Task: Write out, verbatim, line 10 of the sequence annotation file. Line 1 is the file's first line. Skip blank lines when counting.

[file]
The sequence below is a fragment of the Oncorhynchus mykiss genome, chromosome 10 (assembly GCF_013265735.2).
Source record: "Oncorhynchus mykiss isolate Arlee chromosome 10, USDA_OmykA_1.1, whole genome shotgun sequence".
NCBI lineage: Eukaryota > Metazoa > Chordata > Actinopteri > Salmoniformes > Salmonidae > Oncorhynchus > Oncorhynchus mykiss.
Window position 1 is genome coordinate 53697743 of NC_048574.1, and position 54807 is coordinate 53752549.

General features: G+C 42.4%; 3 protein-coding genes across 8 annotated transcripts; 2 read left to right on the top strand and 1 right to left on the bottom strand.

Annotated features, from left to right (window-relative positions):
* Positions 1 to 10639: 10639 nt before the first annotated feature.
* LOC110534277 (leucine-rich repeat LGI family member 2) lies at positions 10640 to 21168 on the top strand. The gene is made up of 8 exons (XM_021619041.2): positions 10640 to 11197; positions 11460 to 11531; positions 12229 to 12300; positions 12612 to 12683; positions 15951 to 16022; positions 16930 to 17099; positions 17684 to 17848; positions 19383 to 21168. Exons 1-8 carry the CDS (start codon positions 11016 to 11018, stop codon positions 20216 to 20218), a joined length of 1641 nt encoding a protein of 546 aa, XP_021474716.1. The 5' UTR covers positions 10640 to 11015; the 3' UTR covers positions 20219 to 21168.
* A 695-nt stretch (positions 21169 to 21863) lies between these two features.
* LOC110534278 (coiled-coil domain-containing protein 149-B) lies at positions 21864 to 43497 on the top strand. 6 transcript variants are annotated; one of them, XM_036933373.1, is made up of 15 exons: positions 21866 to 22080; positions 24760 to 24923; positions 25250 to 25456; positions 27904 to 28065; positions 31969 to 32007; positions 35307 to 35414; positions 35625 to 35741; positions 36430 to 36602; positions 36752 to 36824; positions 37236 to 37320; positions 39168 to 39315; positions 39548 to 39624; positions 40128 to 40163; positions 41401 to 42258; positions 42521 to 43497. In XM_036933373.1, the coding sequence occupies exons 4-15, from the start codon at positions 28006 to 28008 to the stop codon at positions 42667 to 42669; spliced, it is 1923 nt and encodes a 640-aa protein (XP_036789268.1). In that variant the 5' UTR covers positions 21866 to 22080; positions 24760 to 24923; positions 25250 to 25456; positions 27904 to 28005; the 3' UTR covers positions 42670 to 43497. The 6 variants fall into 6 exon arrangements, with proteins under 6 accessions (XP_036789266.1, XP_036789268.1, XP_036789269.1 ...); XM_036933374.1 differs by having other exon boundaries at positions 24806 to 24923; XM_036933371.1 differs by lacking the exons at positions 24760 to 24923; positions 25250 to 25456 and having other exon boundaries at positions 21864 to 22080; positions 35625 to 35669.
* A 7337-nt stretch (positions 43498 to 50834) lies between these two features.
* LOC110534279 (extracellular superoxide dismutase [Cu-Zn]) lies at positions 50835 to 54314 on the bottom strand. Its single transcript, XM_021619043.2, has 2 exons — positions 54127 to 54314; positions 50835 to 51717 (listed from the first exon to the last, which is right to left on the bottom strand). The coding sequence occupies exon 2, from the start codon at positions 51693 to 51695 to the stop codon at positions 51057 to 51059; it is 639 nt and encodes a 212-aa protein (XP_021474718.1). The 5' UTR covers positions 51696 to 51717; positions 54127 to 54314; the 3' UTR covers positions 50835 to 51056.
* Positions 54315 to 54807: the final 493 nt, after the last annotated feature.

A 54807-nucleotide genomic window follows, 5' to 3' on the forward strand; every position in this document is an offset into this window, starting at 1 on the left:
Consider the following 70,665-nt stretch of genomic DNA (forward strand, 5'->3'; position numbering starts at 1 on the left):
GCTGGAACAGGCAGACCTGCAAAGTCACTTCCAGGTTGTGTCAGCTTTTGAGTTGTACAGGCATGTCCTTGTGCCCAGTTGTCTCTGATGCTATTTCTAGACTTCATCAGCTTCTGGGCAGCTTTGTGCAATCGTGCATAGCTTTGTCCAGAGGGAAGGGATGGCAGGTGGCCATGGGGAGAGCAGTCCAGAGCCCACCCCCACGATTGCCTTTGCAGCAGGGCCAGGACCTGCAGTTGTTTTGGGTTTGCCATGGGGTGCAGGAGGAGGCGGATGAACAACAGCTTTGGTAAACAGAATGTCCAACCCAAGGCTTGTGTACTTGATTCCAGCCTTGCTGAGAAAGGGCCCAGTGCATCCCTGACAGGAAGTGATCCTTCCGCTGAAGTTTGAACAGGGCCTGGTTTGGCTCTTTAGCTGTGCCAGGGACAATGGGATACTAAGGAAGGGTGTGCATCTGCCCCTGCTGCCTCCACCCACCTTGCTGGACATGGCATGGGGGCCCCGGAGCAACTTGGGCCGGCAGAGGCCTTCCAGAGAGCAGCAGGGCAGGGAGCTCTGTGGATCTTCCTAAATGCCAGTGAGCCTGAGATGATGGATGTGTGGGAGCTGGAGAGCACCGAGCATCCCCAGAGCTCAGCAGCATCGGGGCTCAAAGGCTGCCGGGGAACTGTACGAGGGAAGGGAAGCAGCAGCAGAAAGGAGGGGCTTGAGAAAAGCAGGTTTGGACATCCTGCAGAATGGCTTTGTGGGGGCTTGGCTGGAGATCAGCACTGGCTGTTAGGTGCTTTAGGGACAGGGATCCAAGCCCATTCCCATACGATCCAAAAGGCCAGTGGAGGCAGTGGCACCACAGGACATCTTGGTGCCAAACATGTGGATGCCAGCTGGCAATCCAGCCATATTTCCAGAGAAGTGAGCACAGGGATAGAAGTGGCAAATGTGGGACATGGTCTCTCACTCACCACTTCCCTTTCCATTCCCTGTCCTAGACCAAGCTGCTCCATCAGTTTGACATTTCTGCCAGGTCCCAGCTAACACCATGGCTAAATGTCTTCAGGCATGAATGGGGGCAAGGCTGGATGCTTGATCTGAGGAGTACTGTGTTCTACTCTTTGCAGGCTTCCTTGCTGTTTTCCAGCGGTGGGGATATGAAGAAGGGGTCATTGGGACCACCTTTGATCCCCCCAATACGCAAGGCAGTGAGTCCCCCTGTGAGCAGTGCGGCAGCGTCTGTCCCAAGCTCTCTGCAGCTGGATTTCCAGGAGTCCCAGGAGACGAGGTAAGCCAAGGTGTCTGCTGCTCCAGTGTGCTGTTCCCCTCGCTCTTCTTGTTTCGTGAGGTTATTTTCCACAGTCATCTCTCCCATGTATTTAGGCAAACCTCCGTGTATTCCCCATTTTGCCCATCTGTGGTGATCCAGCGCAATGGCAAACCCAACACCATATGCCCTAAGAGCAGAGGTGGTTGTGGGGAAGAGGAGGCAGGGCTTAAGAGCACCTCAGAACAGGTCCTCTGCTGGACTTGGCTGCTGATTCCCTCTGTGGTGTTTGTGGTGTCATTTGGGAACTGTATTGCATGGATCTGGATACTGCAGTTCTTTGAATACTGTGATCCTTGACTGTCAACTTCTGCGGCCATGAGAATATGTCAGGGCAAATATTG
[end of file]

* LOC110534278 (coiled-coil domain-containing protein 149-B) lies at positions 21864 to 43497 on the top strand. 6 transcript variants are annotated; one of them, XM_036933373.1, is made up of 15 exons: positions 21866 to 22080; positions 24760 to 24923; positions 25250 to 25456; positions 27904 to 28065; positions 31969 to 32007; positions 35307 to 35414; positions 35625 to 35741; positions 36430 to 36602; positions 36752 to 36824; positions 37236 to 37320; positions 39168 to 39315; positions 39548 to 39624; positions 40128 to 40163; positions 41401 to 42258; positions 42521 to 43497. In XM_036933373.1, the coding sequence occupies exons 4-15, from the start codon at positions 28006 to 28008 to the stop codon at positions 42667 to 42669; spliced, it is 1923 nt and encodes a 640-aa protein (XP_036789268.1). In that variant the 5' UTR covers positions 21866 to 22080; positions 24760 to 24923; positions 25250 to 25456; positions 27904 to 28005; the 3' UTR covers positions 42670 to 43497. The 6 variants fall into 6 exon arrangements, with proteins under 6 accessions (XP_036789266.1, XP_036789268.1, XP_036789269.1 ...); XM_036933374.1 differs by having other exon boundaries at positions 24806 to 24923; XM_036933371.1 differs by lacking the exons at positions 24760 to 24923; positions 25250 to 25456 and having other exon boundaries at positions 21864 to 22080; positions 35625 to 35669.